#>   Frequencies above the median: 
#>   E               C 
#>   14              1 
#>   Frequencies at or below the median: 
#>   E               C 
#>   6               9 
#> Bayesian Analyses
#> ========================
#>   Base rates for E and C responses:
#>   E               C
#>   0.666667        0.3333333 
#>   Analysis of above-median response rates for E and C:
#>   Posterior beta shape parameter for the phi parameter 
#>   a_post          b_post 
#>   15              2 
#>   Prior probability of exceeding base rate: 
#>   E               C 
#>   0.333333        0.6666667 
#>   Posterior probability of exceeding base rate: 
#>   E               C 
#>   0.986298        0.01370195 
#>   Bayes factor BF10 E > E_baserate: 
#>   143.9646 
#>   Bayes factor BF10 C > C_baserate 
#>   0.006946151

The function computes the combined median of the scores, and it forms the \(2 \times 2\) median-test table. The function also shows the base rates for \(E\) and \(C\) responses, which in this example are \(\frac{2}{3}\) for \(E\) and \(\frac{1}{3}\) for \(C\) because there are twice as many observations for the \(E\) group. The function also computes the Bayes factor for the interval alternative hypothesis \(H_1: \phi > \frac{2}{3}\) where \(\phi\) is the population proportion of the above median scores that are from the \(E\) group. Since this value is large (i.e., \(143.9646\)), the data have increased the belief in the hypothesis that the group \(E\) group has a greater representation of the above-median scores than would be expected from its base rate of \(\frac{2}{3}\). The function also provides a corresponding Bayes factor for the hypothesis that \(1-\phi\) exceeds the \(C\) group base rate of \(\frac{1}{3}\). This value is the reciprocal of the other Bayes factor (i.e., \(\frac{1}{143.9646}=.006946\)), so the data have decreased the belief that the above-median scores are above the \(C\) group base rate.

The dfba_median_test() function does not compute a point Bayes factor, and it does not have a specialized plotting function. However, if the user desires that type of information, there are simple DFBA commands that can be used instead. For example, entering nEabove and nCabove from the dfba_median_test() results as arguments in the dfba_binomial() function can produce estimates of the posterior mean, median, and mode for the \(\phi\) parameter…

median_test_results<-dfba_median_test(E = group1, 
                                      C = group2)

#> Prior and Posterior Beta Shape Parameters: 
#> ========================
#>   Prior Beta Shape Parameters 
#>   a0              b0 
#>   1               1 
#>   Posterior Beta Shape Parameters:   
#>   a_post          b_post 
#>   15              2 
#> Estimates of the Binomial Population Rate Parameter 
#> ========================
#>   Posterior Mean 
#>   0.8823529 
#>   Posterior Median 
#>   0.897297 
#>   Posterior Mode 
#>   0.9333333 
#>   95% Equal-tail interval limits: 
#>   Lower Limit     Upper Limit 
#>   0.697679        0.9844864 
#>   95% Highest-density interval limits: 
#>   Lower Limit     Upper Limit 
#>   0.734172        0.9962847 

…and can produce a display of the prior and posterior distributions using the plot() method:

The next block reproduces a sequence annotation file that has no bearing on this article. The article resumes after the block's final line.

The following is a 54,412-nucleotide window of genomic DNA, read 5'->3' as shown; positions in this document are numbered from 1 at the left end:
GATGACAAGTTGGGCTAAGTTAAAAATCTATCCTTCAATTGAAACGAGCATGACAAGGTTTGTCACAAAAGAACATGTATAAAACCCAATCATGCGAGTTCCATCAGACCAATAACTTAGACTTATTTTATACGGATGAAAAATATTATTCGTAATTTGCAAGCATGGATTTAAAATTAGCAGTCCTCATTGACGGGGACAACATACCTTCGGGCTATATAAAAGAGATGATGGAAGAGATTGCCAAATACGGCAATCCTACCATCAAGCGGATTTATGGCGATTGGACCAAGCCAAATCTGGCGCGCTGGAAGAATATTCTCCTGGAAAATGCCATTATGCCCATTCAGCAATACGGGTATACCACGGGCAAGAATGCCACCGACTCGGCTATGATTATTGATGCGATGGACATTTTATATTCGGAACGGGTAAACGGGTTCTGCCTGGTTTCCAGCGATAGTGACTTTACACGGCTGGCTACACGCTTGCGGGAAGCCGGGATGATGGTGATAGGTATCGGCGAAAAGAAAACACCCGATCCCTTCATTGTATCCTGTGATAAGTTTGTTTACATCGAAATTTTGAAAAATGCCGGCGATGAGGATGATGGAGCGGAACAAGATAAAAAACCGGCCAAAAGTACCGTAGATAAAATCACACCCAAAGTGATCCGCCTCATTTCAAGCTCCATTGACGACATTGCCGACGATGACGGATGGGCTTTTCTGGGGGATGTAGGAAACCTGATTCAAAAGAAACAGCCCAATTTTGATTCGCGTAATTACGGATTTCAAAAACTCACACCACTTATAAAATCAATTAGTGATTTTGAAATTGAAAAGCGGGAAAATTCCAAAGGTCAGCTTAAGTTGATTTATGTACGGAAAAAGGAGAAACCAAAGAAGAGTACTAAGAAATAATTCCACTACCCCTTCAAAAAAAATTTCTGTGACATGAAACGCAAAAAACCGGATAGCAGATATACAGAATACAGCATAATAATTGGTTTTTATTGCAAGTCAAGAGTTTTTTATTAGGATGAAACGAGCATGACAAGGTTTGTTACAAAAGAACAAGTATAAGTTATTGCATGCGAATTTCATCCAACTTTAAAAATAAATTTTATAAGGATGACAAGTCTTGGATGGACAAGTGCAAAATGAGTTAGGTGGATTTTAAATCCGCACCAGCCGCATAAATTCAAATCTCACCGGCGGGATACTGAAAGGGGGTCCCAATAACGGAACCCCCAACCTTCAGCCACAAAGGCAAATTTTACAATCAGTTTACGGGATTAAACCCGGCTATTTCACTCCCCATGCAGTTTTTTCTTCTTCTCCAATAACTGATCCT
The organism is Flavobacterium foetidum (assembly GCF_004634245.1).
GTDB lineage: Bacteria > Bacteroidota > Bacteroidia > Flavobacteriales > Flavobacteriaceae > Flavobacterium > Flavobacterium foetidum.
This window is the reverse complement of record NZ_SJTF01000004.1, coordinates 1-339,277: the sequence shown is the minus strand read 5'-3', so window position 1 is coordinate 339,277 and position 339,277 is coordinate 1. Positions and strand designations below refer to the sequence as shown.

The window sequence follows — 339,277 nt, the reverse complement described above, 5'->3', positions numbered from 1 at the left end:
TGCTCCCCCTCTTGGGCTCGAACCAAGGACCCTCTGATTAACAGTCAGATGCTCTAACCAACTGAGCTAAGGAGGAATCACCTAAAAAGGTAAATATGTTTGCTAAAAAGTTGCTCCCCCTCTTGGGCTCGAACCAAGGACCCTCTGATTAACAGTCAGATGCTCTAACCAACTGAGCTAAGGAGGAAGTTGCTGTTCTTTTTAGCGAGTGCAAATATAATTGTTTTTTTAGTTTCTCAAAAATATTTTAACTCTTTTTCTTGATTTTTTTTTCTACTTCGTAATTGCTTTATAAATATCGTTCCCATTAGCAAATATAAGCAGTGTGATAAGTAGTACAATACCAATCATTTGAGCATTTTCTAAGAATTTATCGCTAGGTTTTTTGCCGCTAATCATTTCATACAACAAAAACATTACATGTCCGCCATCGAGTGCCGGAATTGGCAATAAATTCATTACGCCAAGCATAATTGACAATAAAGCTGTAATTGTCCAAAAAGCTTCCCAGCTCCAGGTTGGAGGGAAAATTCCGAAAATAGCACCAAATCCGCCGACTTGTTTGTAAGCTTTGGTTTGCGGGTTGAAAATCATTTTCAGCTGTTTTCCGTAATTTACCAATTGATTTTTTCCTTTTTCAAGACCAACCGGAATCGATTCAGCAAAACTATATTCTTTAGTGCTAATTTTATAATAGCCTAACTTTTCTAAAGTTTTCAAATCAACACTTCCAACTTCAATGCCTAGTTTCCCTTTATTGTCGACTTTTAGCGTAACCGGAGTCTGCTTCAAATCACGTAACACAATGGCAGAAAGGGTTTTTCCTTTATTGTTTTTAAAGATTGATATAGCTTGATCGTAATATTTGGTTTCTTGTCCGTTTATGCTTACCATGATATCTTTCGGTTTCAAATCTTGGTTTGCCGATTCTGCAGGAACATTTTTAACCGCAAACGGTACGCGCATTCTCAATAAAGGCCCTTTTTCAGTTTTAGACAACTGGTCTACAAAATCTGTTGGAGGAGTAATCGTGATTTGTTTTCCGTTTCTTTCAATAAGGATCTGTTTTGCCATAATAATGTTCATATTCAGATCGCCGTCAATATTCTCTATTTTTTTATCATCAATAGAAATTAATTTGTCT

Given that the modal estimate for the example data is \(\frac{14}{15}\), suppose an analyst wants to see the point Bayes factor for the point \(\phi=\frac{14}{15}\). Using the a.post, and b.post outputs from dfba_median_test() output as arguments in the dfba_beta_bayes_factor() function:

dfba_beta_bayes_factor(a_post = median_test_results$a_post, 
                       b_post = median_test_results$b_post, 
                       method = "point", 
                       H0 = 14/15)
#> Bayes Factor for Point Estimates 
#> ========================
#>   Point Null Hypothesis 
#>   0.9333333 
#>   Shape Parameters for Prior Beta Distribution 
#>   a0              b0 
#>   1               1 
#>   Shape Parameters for Posterior Beta Distribution 
#>   a_post          b_post 
#>   15              2 
#>   Prior Probability Density for Null Hypothesis 
#>   1 
#>   Posterior Probability Density for Null Hypothesis 
#>   6.090246 
#>   Bayes Factor Estimate for the Alternative over the Null Hypothesis 
#>   0.164197 
#>   Bayes Factor Estimate for the Null over the Alternative Hypothesis 
#>   6.090246

This command results in finding the point Bayes factor of \(6.090246\). Thus, the posterior probability density at the null point has increased by more than a factor of \(6\) from prior probability density. Yet the probability for any point is still zero. See the vignette on the dfba_beta_bayes_factor() for more theoretical information about the interpretation of point Bayes factors.

Finally, suppose one performed a parametric two-sample \(t\)-test for the above data (i.e., t.test(group1, group2, paired=FALSE)). The resulting \(t\)-test would not be significant (\(p = .5167\)). Why does the \(t\)-test fail to detect an effect whereas the Bayesian distribution-free median test finds a reliable difference between the two conditions? The answer to this question is that the data contains an outlier. The second value for the \(C\) group is unusually large. This single score decreases the difference between the means of the groups, and it increases the standard error. Thus this single score has an enormous influence on the parametric \(t\)-test. The Bayesian median test is simple, but it is not influenced by outlier scores (i.e., it is robust). The example thus illustrates the utility for a simple distribution-free Bayesian alternative to the two-sample \(t\)-test. Had the dfba_mann_whitney() function been employed for the above data, it too would have detected a difference between the conditions with a large Bayes factor value.

4 References

Chechile, R. A. (2020). Bayesian Statistics for Experimental Scientists: A General Introduction Using Distribution-Free Methods. Cambridge, MA: MIT Press.

Siegel, S., and Castellan N. J. (1988). Nonparametric Statistics for the Behavioral Sciences. New York: McGraw-Hill.

  1. To prevent confusion between the prior and posterior shape parameters, the dfba_median_test() function uses the variable names a0 and b0 to refer to \(a_0\) and \(b_0\) and a_post and b_post to refer to the posterior \(a\) and \(b\), respectively↩︎